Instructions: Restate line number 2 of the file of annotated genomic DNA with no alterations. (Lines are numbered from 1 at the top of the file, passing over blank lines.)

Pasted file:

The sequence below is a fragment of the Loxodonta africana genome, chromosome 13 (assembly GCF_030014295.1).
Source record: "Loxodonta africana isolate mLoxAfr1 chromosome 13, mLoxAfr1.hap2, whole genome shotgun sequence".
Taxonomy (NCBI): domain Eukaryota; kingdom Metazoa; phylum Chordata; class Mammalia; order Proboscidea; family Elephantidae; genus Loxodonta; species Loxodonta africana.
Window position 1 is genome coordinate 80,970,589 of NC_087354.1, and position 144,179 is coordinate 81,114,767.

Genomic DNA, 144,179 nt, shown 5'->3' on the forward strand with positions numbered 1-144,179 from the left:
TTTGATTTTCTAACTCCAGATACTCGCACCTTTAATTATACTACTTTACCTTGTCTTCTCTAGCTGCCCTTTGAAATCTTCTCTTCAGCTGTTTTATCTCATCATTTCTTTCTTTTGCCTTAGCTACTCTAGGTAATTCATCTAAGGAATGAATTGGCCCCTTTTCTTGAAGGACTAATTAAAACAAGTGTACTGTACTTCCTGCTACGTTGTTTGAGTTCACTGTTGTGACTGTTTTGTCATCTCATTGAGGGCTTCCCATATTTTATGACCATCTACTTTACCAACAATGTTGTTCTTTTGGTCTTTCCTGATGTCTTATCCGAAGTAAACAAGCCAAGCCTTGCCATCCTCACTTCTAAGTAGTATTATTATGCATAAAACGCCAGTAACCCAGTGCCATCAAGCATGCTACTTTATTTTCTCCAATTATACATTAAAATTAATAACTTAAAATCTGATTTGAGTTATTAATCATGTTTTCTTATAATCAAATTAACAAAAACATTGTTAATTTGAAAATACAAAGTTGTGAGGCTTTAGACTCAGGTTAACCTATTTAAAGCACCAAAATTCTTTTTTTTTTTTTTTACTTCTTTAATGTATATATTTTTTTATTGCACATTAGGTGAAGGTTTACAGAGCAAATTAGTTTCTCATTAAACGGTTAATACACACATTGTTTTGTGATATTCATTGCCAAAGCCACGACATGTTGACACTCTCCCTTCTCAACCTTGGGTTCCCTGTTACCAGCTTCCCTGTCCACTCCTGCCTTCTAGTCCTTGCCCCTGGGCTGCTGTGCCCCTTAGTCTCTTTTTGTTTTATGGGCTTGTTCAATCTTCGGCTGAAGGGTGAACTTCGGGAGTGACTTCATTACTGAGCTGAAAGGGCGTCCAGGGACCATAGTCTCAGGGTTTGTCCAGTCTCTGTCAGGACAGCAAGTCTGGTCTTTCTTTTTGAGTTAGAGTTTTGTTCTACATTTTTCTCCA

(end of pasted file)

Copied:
Source record: "Loxodonta africana isolate mLoxAfr1 chromosome 13, mLoxAfr1.hap2, whole genome shotgun sequence".